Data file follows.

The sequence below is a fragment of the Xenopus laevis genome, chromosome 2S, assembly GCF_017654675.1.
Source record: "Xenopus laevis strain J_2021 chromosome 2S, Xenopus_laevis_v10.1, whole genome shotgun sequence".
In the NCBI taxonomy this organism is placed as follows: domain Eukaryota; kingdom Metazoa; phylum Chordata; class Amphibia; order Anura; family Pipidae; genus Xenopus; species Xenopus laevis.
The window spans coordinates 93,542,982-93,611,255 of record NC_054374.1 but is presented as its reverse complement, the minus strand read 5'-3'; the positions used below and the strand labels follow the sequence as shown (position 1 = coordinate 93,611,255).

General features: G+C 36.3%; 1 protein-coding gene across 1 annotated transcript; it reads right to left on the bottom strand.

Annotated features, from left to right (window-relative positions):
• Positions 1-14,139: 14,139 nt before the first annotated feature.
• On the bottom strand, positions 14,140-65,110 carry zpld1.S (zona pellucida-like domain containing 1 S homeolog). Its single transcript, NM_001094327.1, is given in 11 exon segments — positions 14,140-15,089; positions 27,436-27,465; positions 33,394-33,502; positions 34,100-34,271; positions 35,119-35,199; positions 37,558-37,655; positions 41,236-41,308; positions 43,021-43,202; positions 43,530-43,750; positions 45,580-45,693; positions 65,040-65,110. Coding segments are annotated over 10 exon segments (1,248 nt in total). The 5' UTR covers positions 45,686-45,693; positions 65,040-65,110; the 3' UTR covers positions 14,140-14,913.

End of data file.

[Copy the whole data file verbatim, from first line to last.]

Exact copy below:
The sequence below is a fragment of the Xenopus laevis genome, chromosome 2S, assembly GCF_017654675.1.
Source record: "Xenopus laevis strain J_2021 chromosome 2S, Xenopus_laevis_v10.1, whole genome shotgun sequence".
In the NCBI taxonomy this organism is placed as follows: domain Eukaryota; kingdom Metazoa; phylum Chordata; class Amphibia; order Anura; family Pipidae; genus Xenopus; species Xenopus laevis.
The window spans coordinates 93,542,982-93,611,255 of record NC_054374.1 but is presented as its reverse complement, the minus strand read 5'-3'; the positions used below and the strand labels follow the sequence as shown (position 1 = coordinate 93,611,255).

General features: G+C 36.3%; 1 protein-coding gene across 1 annotated transcript; it reads right to left on the bottom strand.

Annotated features, from left to right (window-relative positions):
• Positions 1-14,139: 14,139 nt before the first annotated feature.
• On the bottom strand, positions 14,140-65,110 carry zpld1.S (zona pellucida-like domain containing 1 S homeolog). Its single transcript, NM_001094327.1, is given in 11 exon segments — positions 14,140-15,089; positions 27,436-27,465; positions 33,394-33,502; positions 34,100-34,271; positions 35,119-35,199; positions 37,558-37,655; positions 41,236-41,308; positions 43,021-43,202; positions 43,530-43,750; positions 45,580-45,693; positions 65,040-65,110. Coding segments are annotated over 10 exon segments (1,248 nt in total). The 5' UTR covers positions 45,686-45,693; positions 65,040-65,110; the 3' UTR covers positions 14,140-14,913.